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Hyperlinking your WordPress CSS header image

One question that I’ve been struggling with over the last week is how to make the WordPress header image hyperlink back to the site itself. Many WordPress themes use the CSS background-image properly to display the header image. Unfortunately, there’s no direct way to modify the CSS style sheet to turn the image into a . . . → Read More: Hyperlinking your WordPress CSS header image

Recent news box on front page for Tiga 1.0.2 theme (obsoleted)

Note: This blog article has been superseded by the article at http://www.learncpp.com/?p=30.

I added a “recent news” box to the front page of the site, which shows the most recent items posted in the News category. It’s the easiest way to find the most up to date news about the site or the C++ Tutorial.

. . . → Read More: Recent news box on front page for Tiga 1.0.2 theme (obsoleted)

2.1 — Introduction to functions

In the last chapter, we defined a function as a collection of statements that execute sequentially. While that is certainly true, that definition doesn’t provide much insight into why functions are useful. Let’s update our definition: A function is a reusable sequence of statements designed to do a particular job.

You already know that every . . . → Read More: 2.1 — Introduction to functions

1.3 — Introduction to variables

Data

In lesson 1.1 — Statements and the structure of a program, you learned that the majority of instructions in a program are statements, and that statements are grouped into functions. These statements perform actions that (hopefully) generate whatever result the program was designed to produce.

But how do programs actually produce results? They . . . → Read More: 1.3 — Introduction to variables

1.2 — Comments

A comment is a programmer-readable note that is inserted directly into the source code of the program. Comments are ignored by the compiler and are for the programmer’s use only.

In C++ there are two different styles of comments, both of which serve the same purpose: to help programmers document the code in some way.

. . . → Read More: 1.2 — Comments

Tiga 1.0.2 widget fix for WordPress 2.2

This website utilizes the wonderful Tiga 1.0.2 theme, which works great under WordPress 2.1.3. However, when I upgraded the site to WordPress 2.2 (which now has built-in widget functionality), it quickly became clear that the widget functionality was not working properly under the Tiga 1.0.2 theme. Although you can set up your widgets, Tiga 1.0.2 . . . → Read More: Tiga 1.0.2 widget fix for WordPress 2.2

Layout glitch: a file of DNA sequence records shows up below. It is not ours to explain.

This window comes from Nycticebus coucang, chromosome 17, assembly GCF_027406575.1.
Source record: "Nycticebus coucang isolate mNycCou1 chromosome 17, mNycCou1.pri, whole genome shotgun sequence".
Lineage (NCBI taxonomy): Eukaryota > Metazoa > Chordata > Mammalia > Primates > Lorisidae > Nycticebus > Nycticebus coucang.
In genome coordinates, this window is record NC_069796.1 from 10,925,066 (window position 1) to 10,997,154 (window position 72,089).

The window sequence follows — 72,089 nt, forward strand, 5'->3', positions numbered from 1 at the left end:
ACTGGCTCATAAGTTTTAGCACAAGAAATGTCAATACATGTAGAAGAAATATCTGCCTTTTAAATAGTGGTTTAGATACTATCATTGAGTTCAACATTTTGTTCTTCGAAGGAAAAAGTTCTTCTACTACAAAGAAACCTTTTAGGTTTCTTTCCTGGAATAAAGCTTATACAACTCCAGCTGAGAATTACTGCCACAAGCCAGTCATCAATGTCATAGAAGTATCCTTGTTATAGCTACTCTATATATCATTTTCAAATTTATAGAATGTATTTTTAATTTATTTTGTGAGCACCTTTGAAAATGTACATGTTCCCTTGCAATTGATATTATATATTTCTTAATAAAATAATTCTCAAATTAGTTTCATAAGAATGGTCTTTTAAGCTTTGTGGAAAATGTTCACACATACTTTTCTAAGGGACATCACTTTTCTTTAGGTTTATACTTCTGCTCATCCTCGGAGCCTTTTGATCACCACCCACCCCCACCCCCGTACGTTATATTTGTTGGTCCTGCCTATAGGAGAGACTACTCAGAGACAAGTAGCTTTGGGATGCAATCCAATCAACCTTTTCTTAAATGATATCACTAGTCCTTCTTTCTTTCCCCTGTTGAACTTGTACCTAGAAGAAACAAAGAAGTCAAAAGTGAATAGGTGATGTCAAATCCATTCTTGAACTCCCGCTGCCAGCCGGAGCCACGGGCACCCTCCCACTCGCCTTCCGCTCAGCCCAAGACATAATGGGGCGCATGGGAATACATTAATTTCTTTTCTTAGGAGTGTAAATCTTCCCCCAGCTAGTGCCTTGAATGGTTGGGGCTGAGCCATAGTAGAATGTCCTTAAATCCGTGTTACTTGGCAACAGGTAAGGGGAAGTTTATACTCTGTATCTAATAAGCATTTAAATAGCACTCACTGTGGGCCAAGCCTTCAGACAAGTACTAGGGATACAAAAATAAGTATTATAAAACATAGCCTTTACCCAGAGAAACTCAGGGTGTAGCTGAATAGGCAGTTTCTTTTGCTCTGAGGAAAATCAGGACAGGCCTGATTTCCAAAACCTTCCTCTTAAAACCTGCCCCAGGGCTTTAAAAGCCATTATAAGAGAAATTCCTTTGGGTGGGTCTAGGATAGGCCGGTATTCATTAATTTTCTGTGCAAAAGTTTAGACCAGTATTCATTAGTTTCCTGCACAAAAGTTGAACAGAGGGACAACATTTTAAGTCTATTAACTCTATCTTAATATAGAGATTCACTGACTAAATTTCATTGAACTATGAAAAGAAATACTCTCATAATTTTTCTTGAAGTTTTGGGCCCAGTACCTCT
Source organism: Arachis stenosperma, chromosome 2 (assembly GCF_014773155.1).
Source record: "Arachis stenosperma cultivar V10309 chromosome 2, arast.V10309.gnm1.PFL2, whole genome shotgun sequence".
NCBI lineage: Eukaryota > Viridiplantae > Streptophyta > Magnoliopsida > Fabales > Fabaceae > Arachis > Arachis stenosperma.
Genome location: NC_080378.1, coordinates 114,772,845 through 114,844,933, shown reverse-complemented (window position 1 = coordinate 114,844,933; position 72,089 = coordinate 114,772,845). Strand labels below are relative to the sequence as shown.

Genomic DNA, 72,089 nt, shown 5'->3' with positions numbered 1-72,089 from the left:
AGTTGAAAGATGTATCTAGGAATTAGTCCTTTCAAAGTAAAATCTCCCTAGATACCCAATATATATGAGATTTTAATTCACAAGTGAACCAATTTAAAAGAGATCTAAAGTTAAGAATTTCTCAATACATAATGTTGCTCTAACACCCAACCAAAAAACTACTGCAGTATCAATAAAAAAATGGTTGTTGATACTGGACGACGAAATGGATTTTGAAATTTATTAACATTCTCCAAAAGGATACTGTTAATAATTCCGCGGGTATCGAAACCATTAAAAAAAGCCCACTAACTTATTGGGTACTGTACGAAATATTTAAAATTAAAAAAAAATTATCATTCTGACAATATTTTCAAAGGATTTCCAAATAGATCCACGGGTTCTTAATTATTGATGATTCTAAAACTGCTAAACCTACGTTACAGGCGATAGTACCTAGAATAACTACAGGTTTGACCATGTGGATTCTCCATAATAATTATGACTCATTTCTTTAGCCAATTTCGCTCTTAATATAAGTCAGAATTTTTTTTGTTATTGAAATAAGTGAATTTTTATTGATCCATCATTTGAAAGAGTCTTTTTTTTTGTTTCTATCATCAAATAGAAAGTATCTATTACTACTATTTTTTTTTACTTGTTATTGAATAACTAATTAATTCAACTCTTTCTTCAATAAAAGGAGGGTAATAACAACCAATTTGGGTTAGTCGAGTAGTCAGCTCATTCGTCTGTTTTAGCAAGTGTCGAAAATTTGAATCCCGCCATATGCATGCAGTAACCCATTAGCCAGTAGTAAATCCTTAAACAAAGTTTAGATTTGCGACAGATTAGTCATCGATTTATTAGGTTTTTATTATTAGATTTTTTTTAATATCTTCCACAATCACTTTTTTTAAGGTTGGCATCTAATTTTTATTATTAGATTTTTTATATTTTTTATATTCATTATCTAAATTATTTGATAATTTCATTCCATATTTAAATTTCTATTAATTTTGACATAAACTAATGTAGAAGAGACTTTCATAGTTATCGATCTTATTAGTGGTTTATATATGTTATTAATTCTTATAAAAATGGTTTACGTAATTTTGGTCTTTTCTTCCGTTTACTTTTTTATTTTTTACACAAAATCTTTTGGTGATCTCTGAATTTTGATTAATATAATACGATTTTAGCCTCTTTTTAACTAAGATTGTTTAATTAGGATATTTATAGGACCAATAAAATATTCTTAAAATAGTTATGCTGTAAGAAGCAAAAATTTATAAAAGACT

1.1 — Statements and the structure of a program

Chapter introduction

Welcome to the first primary chapter of these C++ tutorials!

In this chapter, we’ll take a first look at a number of topics that are essential to every C++ program. Because there are quite a few topics to cover, we’ll cover most at a fairly shallow level (just enough to get by). . . . → Read More: 1.1 — Statements and the structure of a program

0.7 — Compiling your first program

Before we can write our first program, we need to learn how to create new programs within our Integrated Development Environment (IDE). In this lesson, we’ll cover how to do that, and you’ll also compile and execute your first program!

Projects

To write a C++ program inside an IDE, we typically . . . → Read More: 0.7 — Compiling your first program

0.6 — Installing an Integrated Development Environment (IDE)

An Integrated Development Environment (IDE) is a piece of software that contains all of the things you need to develop, compile, link, and debug your programs.

With a typical C++ IDE, you get a code editor that does line numbering and syntax highlighting. Many (but not all) IDEs include a C++ compiler and a linker, . . . → Read More: 0.6 — Installing an Integrated Development Environment (IDE)

0.4 — Introduction to C++ development

Before we can write and execute our first C++ program, we need to understand in more detail how C++ programs get developed. Here is a graphic outlining a simplistic approach:

Step 1: Define the problem that you would like to solve

This is the “what” step, where you figure out what . . . → Read More: 0.4 — Introduction to C++ development